by Morgan Davis
The past few nights I’ve been unable to go to sleep at anything resembling a normal time. Instead I’ve been reading up on the situation in Ferguson, Missouri, where a young, unarmed black man named Mike Brown was shot several times by a police officer for questionable reasons. The police response to this horrible crime has been less than satisfactory for the community and after a peaceful protest was met by squadrons of police rolling out of Armored Personnel Carriers decked out in military hardware with attack dogs at their side, rioting and looting broke out. On Twitter, a Ferguson Alderman (city official) named Antonio French has been posting pictures and videos from the scene, as well as compiling worthwhile articles on the subject, but he’s already had a police officer in body armor point an assault rifle at his face and tell him to fuck off. The situation was borne out of violent silencing of a disenfranchised individual and it continues to escalate because authorities continue to attempt to silence an entire community. There is righteous fury in the air and nothing has been able to translate that fury for me as well as BLXPLTN.
I guess it was close to exactly a year ago when I first learned about BLXPLTN. Khattie Q, the band’s guitarist and resident screamer, is a barista at a coffee house I spend way too much time in. One day she mentioned to me she was learning to play guitar for a new project. I asked the name and she told me “Blaxploitation, but it’s spelled BLXPLTN.” I was pretty much sold then and there, to the point that I booked them for a show at Spider House Ballroom on November 2nd and invited them to play my Halloween house party.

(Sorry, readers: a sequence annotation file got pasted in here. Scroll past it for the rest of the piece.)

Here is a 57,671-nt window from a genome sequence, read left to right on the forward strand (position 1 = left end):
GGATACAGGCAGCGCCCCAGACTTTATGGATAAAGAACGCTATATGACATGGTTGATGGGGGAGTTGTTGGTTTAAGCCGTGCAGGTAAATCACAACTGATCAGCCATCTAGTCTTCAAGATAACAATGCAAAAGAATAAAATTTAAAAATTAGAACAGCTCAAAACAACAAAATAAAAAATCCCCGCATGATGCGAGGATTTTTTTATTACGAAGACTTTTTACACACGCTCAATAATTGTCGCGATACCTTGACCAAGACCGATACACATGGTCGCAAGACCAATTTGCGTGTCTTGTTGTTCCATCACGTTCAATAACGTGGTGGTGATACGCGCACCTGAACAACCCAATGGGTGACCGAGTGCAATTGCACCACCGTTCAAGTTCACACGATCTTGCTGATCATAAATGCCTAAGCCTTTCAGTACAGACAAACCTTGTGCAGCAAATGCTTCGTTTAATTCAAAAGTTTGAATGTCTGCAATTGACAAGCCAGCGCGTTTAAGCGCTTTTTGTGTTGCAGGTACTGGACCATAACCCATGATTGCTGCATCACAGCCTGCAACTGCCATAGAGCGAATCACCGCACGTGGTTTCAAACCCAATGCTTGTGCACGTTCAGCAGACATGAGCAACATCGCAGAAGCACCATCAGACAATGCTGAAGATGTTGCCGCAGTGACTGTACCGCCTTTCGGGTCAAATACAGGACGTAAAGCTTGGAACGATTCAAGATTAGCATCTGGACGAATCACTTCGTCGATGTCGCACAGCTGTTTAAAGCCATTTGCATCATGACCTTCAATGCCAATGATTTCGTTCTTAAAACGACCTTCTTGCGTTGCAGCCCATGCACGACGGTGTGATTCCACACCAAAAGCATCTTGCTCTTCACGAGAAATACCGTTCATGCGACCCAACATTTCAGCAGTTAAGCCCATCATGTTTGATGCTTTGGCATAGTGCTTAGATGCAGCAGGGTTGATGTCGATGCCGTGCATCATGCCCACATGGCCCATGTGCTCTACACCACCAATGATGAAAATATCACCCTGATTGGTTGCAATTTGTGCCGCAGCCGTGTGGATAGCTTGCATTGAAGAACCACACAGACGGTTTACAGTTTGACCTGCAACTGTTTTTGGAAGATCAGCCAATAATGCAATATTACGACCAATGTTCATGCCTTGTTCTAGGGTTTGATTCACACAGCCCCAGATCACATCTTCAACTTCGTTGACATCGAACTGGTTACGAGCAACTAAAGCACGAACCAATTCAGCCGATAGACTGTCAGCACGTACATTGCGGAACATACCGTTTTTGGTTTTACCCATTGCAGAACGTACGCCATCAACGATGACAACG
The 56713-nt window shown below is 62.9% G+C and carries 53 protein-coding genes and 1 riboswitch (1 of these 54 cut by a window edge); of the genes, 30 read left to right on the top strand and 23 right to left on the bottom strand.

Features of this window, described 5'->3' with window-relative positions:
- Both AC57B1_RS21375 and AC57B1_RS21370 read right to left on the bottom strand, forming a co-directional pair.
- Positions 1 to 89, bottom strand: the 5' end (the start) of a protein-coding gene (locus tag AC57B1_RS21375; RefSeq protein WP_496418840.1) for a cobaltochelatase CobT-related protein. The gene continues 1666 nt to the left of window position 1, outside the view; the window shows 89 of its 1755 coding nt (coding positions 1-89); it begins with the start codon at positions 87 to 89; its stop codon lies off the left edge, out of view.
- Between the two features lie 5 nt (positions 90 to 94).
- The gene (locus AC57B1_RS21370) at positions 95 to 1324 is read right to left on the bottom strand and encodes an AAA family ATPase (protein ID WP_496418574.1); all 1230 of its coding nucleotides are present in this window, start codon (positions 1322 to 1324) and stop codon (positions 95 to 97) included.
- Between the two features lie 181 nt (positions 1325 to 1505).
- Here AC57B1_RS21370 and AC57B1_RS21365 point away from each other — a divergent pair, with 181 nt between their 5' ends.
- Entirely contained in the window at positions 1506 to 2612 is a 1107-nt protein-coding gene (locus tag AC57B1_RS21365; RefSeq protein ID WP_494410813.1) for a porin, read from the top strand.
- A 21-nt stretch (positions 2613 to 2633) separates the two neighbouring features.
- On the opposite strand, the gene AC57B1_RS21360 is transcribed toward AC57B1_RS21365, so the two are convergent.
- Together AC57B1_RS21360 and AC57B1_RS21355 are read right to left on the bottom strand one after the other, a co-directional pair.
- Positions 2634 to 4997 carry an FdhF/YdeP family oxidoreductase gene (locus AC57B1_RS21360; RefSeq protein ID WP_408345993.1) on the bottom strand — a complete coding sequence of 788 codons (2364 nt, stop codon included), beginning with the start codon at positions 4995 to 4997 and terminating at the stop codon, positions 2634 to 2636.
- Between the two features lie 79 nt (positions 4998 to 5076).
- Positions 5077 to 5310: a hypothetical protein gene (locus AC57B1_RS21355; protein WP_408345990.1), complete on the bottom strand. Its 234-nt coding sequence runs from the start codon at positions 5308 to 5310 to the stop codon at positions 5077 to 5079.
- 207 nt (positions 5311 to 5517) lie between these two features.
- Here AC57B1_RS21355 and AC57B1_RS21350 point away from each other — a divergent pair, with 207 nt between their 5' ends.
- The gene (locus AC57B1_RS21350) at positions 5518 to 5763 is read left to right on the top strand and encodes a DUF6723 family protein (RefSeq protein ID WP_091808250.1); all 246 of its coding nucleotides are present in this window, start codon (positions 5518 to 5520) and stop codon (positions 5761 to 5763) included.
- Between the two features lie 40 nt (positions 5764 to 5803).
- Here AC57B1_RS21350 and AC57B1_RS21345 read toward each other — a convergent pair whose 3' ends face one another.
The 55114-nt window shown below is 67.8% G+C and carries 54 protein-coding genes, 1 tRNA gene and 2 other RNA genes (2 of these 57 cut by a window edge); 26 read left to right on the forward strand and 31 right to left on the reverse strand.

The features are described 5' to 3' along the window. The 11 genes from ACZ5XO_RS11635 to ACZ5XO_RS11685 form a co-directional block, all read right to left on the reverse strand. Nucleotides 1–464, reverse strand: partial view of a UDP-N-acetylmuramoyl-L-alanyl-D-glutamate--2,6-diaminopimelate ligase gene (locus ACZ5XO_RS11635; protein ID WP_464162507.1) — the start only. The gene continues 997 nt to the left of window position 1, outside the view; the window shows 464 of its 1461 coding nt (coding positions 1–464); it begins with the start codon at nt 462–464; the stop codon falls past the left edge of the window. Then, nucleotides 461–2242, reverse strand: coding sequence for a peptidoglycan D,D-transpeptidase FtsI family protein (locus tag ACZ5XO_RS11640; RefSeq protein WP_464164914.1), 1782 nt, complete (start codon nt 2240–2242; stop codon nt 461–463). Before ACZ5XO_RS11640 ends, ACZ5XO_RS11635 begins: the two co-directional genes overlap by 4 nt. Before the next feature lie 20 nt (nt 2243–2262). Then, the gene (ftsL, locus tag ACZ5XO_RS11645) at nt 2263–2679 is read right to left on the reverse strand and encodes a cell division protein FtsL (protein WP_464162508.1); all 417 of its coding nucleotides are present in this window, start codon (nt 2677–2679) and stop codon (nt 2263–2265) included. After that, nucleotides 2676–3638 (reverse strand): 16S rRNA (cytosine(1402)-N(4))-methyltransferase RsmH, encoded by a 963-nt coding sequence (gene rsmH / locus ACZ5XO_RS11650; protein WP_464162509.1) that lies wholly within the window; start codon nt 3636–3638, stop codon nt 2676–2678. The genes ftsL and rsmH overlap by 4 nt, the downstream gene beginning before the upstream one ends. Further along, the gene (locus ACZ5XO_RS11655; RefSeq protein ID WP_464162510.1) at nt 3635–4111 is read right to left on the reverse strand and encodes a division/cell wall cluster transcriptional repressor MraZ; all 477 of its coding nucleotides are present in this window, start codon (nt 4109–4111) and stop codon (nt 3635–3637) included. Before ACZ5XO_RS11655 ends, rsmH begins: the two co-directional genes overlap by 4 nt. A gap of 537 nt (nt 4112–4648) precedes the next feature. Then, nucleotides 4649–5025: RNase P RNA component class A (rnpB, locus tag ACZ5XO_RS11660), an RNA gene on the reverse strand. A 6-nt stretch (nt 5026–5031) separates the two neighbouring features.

If that sounds like an overly spontaneous decision on my part, you’re right, it was. But Khattie is the kind of person you innately trust, the kind of person who serves as a magnet for great ideas and people. Perpetually smiling and decked out in a frenzy of dreads, Khattie is charming and funny and fearless and I figured anyone she was making music with would be equally excellent. The risk paid off and then some.
This was a typical North Loop house party crowd, on a typical Halloween; we were nearly all white twentysomethings, half of us were in some kind of graduate program, nearly none of us were originally from Austin. And BLXPLTN, even that early on, was a ferocious live act, made even more ferocious by the lack of a stage. Crammed into a corner of my small house, speakers shoved onto high stools, facing down a bunch of sweaty white kids, BLXPLTN’s electro-punk blitzkrieg was immediately more vital and life saving than anything this crowd had seen before. I know, because I’ve been at, played and booked shows since I was a dipshit teen and I’ve never seen a crowd so completely blown away. And this has been my experience every single time I’ve seen BLXPLTN play, no matter the size of the crowd or the venue.
When I caught up with BLXPLTN at their recent Empire Control Room show, the trio are fully aware of their impact on crowds, but not in an egotistical way. Jonathan Horstmann, who plays bass and synth in BLXPLTN but also fronts ATX indie darlings Mighty Mountain, summed it up pretty well when he said “there is nothing more punk rock than seeing three black, queer musicians playing shows in Austin.”
BLXPLTN offer a multitude of unheard perspectives, all of which are in danger of being erased in the city, and audiences seem to draw as much from their radical presentation as the music itself. Crowds that wind up at a show BLXPLTN is playing with no knowledge of the band end up permanently altered, enlightened by the potency of their message and forced to confront the reality about Austin’s progressiveness in a way that is exciting and catchy rather than preachy.
Every revolution has a soundtrack. When BLXPLTN formed about a year ago, the US was already in the midst of massive racial strife. Trayvon Martin’s killer George Zimmerman had not only gone free but had achieved a disgusting kind of celebrity. Others had taken his example and were murdering black youth with seemingly no repercussions. A few days after the Halloween party and one day after the Spider House show BLXPLTN played alongside fellow aggro musical rebels Space Camp Death Squad, Theodore Wafer shot and killed 19 year old Renisha McBride after she came to do his door for help. BLXPLTN came into being at the moment they were most needed.